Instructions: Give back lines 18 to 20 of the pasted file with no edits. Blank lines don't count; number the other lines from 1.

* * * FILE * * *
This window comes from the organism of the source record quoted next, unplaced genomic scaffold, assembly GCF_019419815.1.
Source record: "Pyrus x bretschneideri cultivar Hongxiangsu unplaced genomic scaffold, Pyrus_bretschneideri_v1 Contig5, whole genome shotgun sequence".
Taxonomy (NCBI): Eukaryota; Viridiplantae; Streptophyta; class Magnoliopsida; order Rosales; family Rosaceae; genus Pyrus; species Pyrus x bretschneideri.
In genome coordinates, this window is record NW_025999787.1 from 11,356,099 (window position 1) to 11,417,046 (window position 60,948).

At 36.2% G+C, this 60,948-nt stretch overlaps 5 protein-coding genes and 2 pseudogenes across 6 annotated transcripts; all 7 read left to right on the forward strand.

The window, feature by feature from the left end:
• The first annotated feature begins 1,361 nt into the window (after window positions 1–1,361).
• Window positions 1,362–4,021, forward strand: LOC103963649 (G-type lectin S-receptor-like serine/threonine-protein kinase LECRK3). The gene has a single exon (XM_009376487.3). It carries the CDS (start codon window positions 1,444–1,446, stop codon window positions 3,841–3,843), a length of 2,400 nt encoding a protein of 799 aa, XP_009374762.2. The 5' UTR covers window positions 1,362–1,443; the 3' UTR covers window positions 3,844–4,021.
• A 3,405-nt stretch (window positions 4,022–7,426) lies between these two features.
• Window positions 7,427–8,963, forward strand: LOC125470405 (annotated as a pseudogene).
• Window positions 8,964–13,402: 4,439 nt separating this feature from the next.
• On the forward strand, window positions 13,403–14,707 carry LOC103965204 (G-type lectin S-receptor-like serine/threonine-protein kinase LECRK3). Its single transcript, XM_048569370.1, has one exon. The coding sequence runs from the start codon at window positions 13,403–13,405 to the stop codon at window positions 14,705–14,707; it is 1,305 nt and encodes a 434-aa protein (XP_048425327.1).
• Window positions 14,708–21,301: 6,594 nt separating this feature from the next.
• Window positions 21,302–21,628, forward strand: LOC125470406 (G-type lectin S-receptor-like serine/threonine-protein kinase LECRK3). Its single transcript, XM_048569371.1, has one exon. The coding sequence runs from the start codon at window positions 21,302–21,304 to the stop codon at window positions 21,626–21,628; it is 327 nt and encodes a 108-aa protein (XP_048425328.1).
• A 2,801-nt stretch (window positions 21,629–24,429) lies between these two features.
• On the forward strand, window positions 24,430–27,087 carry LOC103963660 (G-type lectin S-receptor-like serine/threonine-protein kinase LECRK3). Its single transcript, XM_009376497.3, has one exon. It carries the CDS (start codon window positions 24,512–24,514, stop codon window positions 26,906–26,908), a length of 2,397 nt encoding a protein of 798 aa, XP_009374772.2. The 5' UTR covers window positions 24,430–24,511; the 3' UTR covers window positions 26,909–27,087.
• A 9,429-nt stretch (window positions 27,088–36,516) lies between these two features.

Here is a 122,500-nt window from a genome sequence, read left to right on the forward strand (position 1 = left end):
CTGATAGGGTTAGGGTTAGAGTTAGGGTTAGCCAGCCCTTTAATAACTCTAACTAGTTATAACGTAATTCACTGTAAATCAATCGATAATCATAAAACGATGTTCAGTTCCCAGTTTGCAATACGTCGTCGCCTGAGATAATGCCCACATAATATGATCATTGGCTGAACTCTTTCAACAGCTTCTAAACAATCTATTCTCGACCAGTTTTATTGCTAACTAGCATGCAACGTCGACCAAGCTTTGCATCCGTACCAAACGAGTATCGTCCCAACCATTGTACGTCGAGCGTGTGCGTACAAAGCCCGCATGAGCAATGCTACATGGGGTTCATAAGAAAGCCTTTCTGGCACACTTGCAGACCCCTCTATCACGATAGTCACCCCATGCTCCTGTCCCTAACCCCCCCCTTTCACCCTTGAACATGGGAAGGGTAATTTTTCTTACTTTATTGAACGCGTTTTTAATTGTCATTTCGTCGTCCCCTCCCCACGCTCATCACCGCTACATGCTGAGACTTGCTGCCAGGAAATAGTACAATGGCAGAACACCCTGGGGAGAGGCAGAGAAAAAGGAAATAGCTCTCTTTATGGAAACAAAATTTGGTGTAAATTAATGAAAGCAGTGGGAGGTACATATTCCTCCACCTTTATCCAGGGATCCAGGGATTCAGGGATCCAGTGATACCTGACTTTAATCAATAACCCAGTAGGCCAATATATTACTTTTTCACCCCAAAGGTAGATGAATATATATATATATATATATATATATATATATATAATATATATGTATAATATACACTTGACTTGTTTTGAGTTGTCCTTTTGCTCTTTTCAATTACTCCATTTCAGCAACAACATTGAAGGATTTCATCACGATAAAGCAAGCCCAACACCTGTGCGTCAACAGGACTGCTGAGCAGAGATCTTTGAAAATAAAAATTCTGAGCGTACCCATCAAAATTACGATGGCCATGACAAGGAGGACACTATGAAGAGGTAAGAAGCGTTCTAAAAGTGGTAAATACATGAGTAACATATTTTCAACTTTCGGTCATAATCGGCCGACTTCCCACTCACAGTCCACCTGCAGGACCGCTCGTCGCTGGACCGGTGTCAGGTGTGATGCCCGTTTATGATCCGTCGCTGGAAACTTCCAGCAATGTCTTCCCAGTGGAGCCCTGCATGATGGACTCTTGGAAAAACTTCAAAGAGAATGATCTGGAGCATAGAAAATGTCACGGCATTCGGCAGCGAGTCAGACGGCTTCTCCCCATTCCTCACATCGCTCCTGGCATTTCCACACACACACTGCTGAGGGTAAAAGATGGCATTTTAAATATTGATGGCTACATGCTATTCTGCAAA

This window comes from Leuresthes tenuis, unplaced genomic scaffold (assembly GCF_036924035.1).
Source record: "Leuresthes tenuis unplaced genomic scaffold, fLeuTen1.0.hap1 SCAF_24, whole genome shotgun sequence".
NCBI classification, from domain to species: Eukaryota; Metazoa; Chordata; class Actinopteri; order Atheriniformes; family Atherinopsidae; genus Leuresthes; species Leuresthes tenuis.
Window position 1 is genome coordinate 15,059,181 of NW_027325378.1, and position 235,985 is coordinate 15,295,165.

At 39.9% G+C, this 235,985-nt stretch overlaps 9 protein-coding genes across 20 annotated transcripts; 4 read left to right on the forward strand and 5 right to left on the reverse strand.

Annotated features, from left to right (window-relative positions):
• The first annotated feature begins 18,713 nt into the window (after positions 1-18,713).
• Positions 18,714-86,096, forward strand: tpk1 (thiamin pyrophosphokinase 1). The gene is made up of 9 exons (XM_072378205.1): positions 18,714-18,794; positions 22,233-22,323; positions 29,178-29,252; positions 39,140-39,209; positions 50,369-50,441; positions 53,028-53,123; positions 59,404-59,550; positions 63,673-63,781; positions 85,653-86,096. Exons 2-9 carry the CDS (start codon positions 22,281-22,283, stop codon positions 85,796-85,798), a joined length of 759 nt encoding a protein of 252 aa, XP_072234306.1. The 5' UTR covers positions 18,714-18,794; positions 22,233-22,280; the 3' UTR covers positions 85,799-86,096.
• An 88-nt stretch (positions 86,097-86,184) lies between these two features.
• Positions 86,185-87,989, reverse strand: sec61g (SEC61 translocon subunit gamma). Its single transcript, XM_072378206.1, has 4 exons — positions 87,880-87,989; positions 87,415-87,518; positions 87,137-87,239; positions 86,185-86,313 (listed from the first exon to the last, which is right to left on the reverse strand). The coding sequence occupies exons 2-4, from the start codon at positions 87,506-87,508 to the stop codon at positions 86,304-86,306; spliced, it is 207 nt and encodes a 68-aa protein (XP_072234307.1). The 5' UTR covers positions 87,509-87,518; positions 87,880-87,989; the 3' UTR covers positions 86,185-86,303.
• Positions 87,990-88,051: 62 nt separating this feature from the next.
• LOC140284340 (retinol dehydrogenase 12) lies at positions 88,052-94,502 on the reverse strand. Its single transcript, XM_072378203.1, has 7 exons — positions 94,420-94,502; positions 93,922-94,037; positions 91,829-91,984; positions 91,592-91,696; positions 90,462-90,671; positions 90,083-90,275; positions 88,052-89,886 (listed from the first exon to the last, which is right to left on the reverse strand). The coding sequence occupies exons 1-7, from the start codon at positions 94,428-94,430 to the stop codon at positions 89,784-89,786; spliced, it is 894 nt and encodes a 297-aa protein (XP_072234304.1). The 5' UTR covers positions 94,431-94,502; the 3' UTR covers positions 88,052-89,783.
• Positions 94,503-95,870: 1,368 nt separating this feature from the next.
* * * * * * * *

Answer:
Here is a 122,500-nt window from a genome sequence, read left to right on the forward strand (position 1 = left end):
CTGATAGGGTTAGGGTTAGAGTTAGGGTTAGCCAGCCCTTTAATAACTCTAACTAGTTATAACGTAATTCACTGTAAATCAATCGATAATCATAAAACGATGTTCAGTTCCCAGTTTGCAATACGTCGTCGCCTGAGATAATGCCCACATAATATGATCATTGGCTGAACTCTTTCAACAGCTTCTAAACAATCTATTCTCGACCAGTTTTATTGCTAACTAGCATGCAACGTCGACCAAGCTTTGCATCCGTACCAAACGAGTATCGTCCCAACCATTGTACGTCGAGCGTGTGCGTACAAAGCCCGCATGAGCAATGCTACATGGGGTTCATAAGAAAGCCTTTCTGGCACACTTGCAGACCCCTCTATCACGATAGTCACCCCATGCTCCTGTCCCTAACCCCCCCCTTTCACCCTTGAACATGGGAAGGGTAATTTTTCTTACTTTATTGAACGCGTTTTTAATTGTCATTTCGTCGTCCCCTCCCCACGCTCATCACCGCTACATGCTGAGACTTGCTGCCAGGAAATAGTACAATGGCAGAACACCCTGGGGAGAGGCAGAGAAAAAGGAAATAGCTCTCTTTATGGAAACAAAATTTGGTGTAAATTAATGAAAGCAGTGGGAGGTACATATTCCTCCACCTTTATCCAGGGATCCAGGGATTCAGGGATCCAGTGATACCTGACTTTAATCAATAACCCAGTAGGCCAATATATTACTTTTTCACCCCAAAGGTAGATGAATATATATATATATATATATATATATATATATATAATATATATGTATAATATACACTTGACTTGTTTTGAGTTGTCCTTTTGCTCTTTTCAATTACTCCATTTCAGCAACAACATTGAAGGATTTCATCACGATAAAGCAAGCCCAACACCTGTGCGTCAACAGGACTGCTGAGCAGAGATCTTTGAAAATAAAAATTCTGAGCGTACCCATCAAAATTACGATGGCCATGACAAGGAGGACACTATGAAGAGGTAAGAAGCGTTCTAAAAGTGGTAAATACATGAGTAACATATTTTCAACTTTCGGTCATAATCGGCCGACTTCCCACTCACAGTCCACCTGCAGGACCGCTCGTCGCTGGACCGGTGTCAGGTGTGATGCCCGTTTATGATCCGTCGCTGGAAACTTCCAGCAATGTCTTCCCAGTGGAGCCCTGCATGATGGACTCTTGGAAAAACTTCAAAGAGAATGATCTGGAGCATAGAAAATGTCACGGCATTCGGCAGCGAGTCAGACGGCTTCTCCCCATTCCTCACATCGCTCCTGGCATTTCCACACACACACTGCTGAGGGTAAAAGATGGCATTTTAAATATTGATGGCTACATGCTATTCTGCAAA

This window comes from Leuresthes tenuis, unplaced genomic scaffold (assembly GCF_036924035.1).